Open main menu

William Haughton (died 1605) was an English playwright in the age of English Renaissance theatre.[1]

William Haughton
BornDOB unknown
Literary movementEnglish Renaissance theatre


Most of what little biographical information there is about him is derived from the papers of Philip Henslowe, proprietor of the Rose Theatre.[1] Henslowe's earliest reference to him refers to him as "young" Haughton. He wrote all his known dramatic work for Henslowe, for production by the Admiral's Men and Worcester's Men. (Henslowe's papers refer to Haughton as Hawton, Hauton, Haughtoun, Haulton, Howghton, Horton, Harton, and Harvghton[2]—a fine example of the famously flexible Elizabethan orthography. His name is spelled Houghton in his 1605 will.)

On 10 March 1600 Henslowe lent Haughton ten shillings "to release him out of The Clink".[1]

A William Haughton received an M.A. from Oxford in 1604, but Baugh doubts that this was the playwright. Haughton made his will on 6 June 1605, with his sometime dramatic collaborator Wentworth Smith and one Elizabeth Lewes as witnesses. It was proved on 20 July 1605. He was of Allhallows, Stainings, at that time. He left a widow Alice and children.

Career as a playwrightEdit

During the years 1597 to 1602 he collaborated in many plays with Henry Chettle, Thomas Dekker, John Day, Richard Hathwaye and Wentworth Smith.[1] Haughton's hand has also been sought in several anonymous plays of the period, including Wiley Beguiled, The Wit of a Woman, The Merry Devil of Edmonton, Captain Thomas Stukeley and A Warning For Fair Women.

A merry comedy entitled Englishmen for My Money, or A Woman will have her Will (1598) is ascribed to his sole authorship, and Fleay credits him with a considerable share in Patient Grissel (1599).[1] The latter attribution has been confirmed and refined by W. L. Halstead and by Cyrus Hoy (1980), giving the subplot concerning Sir Owen the Welsh Knight and his wife Gwenthyan, as well as that concerning the Duke's sister Julia and her three foolish suitors to Haughton, leaving the main plot to Dekker and Chettle.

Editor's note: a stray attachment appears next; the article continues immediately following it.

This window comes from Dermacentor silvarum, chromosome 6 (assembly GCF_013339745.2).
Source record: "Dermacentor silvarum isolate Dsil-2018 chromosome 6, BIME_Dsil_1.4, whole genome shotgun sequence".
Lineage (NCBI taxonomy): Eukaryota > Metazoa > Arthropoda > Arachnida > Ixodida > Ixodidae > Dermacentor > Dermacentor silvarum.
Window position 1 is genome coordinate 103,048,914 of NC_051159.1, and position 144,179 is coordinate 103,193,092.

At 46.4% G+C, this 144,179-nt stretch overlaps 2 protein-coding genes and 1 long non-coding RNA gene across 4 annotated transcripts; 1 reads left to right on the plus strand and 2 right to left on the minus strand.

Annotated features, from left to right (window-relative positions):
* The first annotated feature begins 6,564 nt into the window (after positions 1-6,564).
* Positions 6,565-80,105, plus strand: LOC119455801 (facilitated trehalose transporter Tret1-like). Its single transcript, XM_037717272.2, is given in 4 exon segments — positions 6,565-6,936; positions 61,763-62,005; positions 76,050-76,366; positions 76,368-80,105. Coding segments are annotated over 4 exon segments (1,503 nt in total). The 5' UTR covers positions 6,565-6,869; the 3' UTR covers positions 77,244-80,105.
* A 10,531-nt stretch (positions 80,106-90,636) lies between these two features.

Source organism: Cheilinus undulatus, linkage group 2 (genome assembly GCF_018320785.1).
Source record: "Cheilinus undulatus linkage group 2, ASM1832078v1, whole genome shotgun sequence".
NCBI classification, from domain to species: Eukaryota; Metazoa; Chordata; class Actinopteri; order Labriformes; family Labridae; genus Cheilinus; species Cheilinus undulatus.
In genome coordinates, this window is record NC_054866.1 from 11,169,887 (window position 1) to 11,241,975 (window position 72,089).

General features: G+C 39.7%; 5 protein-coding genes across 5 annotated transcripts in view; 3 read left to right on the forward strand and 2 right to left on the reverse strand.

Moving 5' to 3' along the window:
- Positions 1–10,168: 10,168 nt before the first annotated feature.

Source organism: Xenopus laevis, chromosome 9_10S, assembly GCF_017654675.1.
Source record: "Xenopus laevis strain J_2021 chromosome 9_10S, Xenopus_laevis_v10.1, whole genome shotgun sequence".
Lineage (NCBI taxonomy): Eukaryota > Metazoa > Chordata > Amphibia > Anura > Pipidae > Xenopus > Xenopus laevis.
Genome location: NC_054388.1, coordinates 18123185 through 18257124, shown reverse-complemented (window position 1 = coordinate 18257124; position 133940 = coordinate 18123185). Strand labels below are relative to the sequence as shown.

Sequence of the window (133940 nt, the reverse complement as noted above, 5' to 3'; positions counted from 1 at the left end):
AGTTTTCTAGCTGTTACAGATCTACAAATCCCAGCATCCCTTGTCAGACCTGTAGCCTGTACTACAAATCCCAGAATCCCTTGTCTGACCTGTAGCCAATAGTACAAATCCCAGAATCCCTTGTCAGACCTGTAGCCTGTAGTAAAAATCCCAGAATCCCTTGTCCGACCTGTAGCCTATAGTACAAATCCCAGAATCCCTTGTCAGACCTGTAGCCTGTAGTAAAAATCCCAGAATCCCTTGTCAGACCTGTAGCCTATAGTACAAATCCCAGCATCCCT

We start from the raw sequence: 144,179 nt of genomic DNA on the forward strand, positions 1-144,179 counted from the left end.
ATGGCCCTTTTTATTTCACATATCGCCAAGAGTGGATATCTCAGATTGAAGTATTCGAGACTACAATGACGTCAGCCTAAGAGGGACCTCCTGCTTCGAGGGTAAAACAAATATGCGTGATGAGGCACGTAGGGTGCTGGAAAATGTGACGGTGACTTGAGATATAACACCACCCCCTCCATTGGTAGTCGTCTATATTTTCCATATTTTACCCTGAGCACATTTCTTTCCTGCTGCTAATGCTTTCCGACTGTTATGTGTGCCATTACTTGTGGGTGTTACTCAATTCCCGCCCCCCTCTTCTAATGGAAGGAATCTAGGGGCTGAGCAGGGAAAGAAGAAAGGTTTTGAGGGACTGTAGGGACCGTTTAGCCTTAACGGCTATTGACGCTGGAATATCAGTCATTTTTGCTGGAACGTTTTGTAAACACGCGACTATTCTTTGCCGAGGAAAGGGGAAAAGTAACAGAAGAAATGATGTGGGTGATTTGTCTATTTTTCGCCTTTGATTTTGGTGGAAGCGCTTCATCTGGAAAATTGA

The Devil and his Dame, mentioned as a forthcoming play by Henslowe in March 1600, is identified by Fleay as Grim the Collier of Croydon, which was printed in 1662. In this play an emissary is sent from the infernal regions to report on the conditions of married life on earth. [1] This attribution has recently been confirmed by William M Baillie (see below).

Grim is reprinted in vol. viii, and Englishmen for My Money iii, vol. 5, of WC Hazlitt's edition of Dodsley's Old Plays. Englishmen for My Money was edited in old-spelling by A. C. Baugh in 1917, and appeared as a Tudor Facsimile Text in 1911. Grim has been edited by William L. Baillie as part of A Choice Ternary of English Plays: Gratiae Theatrales (1984), and appeared as a Tudor Facsimile Text in 1912. Patient Grissell appears in Fredson Bowers' edition of Dekker's Dramatic Works. In May 1600 he brokered a play, now lost, to Henslowe called The English Fugitives, possibly based on Lewes Lewknor's The Estate of English Fugitives published in 1595.